NIB bought shares in Commonwealth Brewery to give Julian Francis – the man who help sold BTC – a job!
Nassau, Bahamas – Shareholders thirsty for good news got it June 28 when Commonwealth Brewery Limited held its first annual general meeting (AGM), reporting a $4 million increase in total revenue and net profit of $17.3 million, results that allowed the totally debt-free company to pay dividends of $0.58 cents a share, a 100% payout.
Shareholders who make up the publicly held portion of CBL turned out at the Governors’ Ballroom at the British Colonial Hilton, not just to hear results but to talk to directors and management of the company that went public last year, almost 25 years after the first bottle of its best-known brand, Kalik, The Beer of the Bahamas, rolled off the conveyor belt. Their appetite for information matched the information they got, robust, including the cautious optimistic projection for the year ahead.
“The first quarter results of 2012 are satisfactory and show a revenue growth of 9.5% for the three months ended March 2012 in combination with a $ 1.5 million increase in net income,” Chairman Julian Francis reported. “Whilst this is cause for a moderately positive outlook, we have to keep in mind that the economic environment is still not showing full recovery. Therefore, we should remain cautious in our expectations. Another important condition for the continued success of this company is that we continue to operate on a level playing field where everyone pays the same dues and the means to avoid paying are minimized. For that we will need the support of all stakeholders in our company: staff, shareholders and the government.”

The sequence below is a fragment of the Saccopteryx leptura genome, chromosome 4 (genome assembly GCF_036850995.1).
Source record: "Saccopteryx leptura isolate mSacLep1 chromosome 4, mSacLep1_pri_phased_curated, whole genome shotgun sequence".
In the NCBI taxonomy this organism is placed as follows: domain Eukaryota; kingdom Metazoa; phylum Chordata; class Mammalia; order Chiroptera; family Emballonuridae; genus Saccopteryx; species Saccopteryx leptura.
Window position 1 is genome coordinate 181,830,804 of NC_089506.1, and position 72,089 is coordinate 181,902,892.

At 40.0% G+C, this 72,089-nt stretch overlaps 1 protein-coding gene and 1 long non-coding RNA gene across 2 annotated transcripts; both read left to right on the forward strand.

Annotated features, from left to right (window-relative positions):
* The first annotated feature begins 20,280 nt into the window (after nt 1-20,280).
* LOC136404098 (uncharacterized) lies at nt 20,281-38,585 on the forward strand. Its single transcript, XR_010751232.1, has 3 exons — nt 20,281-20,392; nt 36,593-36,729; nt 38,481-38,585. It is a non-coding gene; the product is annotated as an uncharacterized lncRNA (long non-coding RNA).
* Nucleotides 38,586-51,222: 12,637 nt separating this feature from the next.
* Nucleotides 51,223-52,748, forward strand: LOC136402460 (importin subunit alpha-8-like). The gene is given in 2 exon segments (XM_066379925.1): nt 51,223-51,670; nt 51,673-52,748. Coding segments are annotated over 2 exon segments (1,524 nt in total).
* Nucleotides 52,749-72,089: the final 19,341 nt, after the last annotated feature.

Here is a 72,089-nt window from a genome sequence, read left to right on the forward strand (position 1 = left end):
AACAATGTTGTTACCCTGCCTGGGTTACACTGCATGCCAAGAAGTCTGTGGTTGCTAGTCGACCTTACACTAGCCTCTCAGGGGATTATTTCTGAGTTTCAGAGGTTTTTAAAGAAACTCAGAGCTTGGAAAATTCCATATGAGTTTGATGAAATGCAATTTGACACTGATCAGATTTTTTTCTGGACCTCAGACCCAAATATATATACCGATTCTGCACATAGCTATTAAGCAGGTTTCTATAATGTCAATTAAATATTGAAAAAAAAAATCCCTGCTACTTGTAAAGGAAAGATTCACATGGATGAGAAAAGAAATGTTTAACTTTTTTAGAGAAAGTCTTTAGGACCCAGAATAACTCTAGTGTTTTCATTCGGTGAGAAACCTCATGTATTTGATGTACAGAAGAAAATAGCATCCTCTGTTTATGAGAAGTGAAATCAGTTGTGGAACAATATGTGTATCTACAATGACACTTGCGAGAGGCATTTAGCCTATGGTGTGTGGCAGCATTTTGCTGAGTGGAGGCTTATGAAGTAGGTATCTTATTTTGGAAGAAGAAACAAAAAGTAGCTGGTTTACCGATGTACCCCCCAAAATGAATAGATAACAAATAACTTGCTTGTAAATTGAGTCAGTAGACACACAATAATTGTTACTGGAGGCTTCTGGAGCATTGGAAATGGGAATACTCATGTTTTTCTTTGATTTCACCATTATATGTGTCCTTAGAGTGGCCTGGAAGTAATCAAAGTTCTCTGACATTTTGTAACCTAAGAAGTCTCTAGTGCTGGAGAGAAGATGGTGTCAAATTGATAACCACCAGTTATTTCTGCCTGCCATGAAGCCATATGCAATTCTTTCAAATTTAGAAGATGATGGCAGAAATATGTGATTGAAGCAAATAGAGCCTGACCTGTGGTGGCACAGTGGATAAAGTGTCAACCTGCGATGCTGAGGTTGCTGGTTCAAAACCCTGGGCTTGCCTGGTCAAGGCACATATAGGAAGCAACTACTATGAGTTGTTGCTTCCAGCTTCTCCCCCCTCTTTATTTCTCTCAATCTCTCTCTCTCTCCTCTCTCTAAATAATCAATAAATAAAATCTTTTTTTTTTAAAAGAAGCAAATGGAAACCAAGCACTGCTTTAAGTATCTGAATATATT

Managing Director Nico Pinotsis echoed the sentiment of a positive outlook, noting a strong Spring break added to sales volume and revenue, though there were cost increases as well.
“In 2011, raw materials, consumables and services were up 7%,” Pinotsis said. “An increase in personnel costs was partly fueled by annual salary increases for cost of living and merit.” Cost of inventories rose $3.5 million. Utility costs increased $0.7 million, excise tax $1.1 million. The company bore the expenses of separation and retirement benefits as it transitioned to a leaner, brand loyal and customer friendly machine. Pinotsis also said CBL was reviewing the retail experience and trade operation in what both executives called an “increasingly competitive environment.”